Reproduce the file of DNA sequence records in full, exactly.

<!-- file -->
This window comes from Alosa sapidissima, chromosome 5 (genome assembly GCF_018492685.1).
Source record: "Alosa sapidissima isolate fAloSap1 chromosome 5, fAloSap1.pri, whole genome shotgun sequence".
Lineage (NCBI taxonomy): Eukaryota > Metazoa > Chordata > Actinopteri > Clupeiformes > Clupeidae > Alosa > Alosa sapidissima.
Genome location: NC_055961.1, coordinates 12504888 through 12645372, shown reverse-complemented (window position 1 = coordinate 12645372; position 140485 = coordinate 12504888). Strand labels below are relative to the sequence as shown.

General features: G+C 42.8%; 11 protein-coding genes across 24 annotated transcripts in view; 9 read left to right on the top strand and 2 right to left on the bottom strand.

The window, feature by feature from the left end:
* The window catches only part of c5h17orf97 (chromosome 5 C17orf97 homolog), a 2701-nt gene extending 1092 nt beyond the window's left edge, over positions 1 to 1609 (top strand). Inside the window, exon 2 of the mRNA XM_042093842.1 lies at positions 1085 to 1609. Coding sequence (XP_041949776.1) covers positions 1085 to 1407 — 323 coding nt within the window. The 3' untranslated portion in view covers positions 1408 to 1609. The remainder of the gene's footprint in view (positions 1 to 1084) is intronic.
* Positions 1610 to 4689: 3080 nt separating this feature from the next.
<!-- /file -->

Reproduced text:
This window comes from Alosa sapidissima, chromosome 5 (genome assembly GCF_018492685.1).
Source record: "Alosa sapidissima isolate fAloSap1 chromosome 5, fAloSap1.pri, whole genome shotgun sequence".
Lineage (NCBI taxonomy): Eukaryota > Metazoa > Chordata > Actinopteri > Clupeiformes > Clupeidae > Alosa > Alosa sapidissima.
Genome location: NC_055961.1, coordinates 12504888 through 12645372, shown reverse-complemented (window position 1 = coordinate 12645372; position 140485 = coordinate 12504888). Strand labels below are relative to the sequence as shown.

General features: G+C 42.8%; 11 protein-coding genes across 24 annotated transcripts in view; 9 read left to right on the top strand and 2 right to left on the bottom strand.

The window, feature by feature from the left end:
* The window catches only part of c5h17orf97 (chromosome 5 C17orf97 homolog), a 2701-nt gene extending 1092 nt beyond the window's left edge, over positions 1 to 1609 (top strand). Inside the window, exon 2 of the mRNA XM_042093842.1 lies at positions 1085 to 1609. Coding sequence (XP_041949776.1) covers positions 1085 to 1407 — 323 coding nt within the window. The 3' untranslated portion in view covers positions 1408 to 1609. The remainder of the gene's footprint in view (positions 1 to 1084) is intronic.
* Positions 1610 to 4689: 3080 nt separating this feature from the next.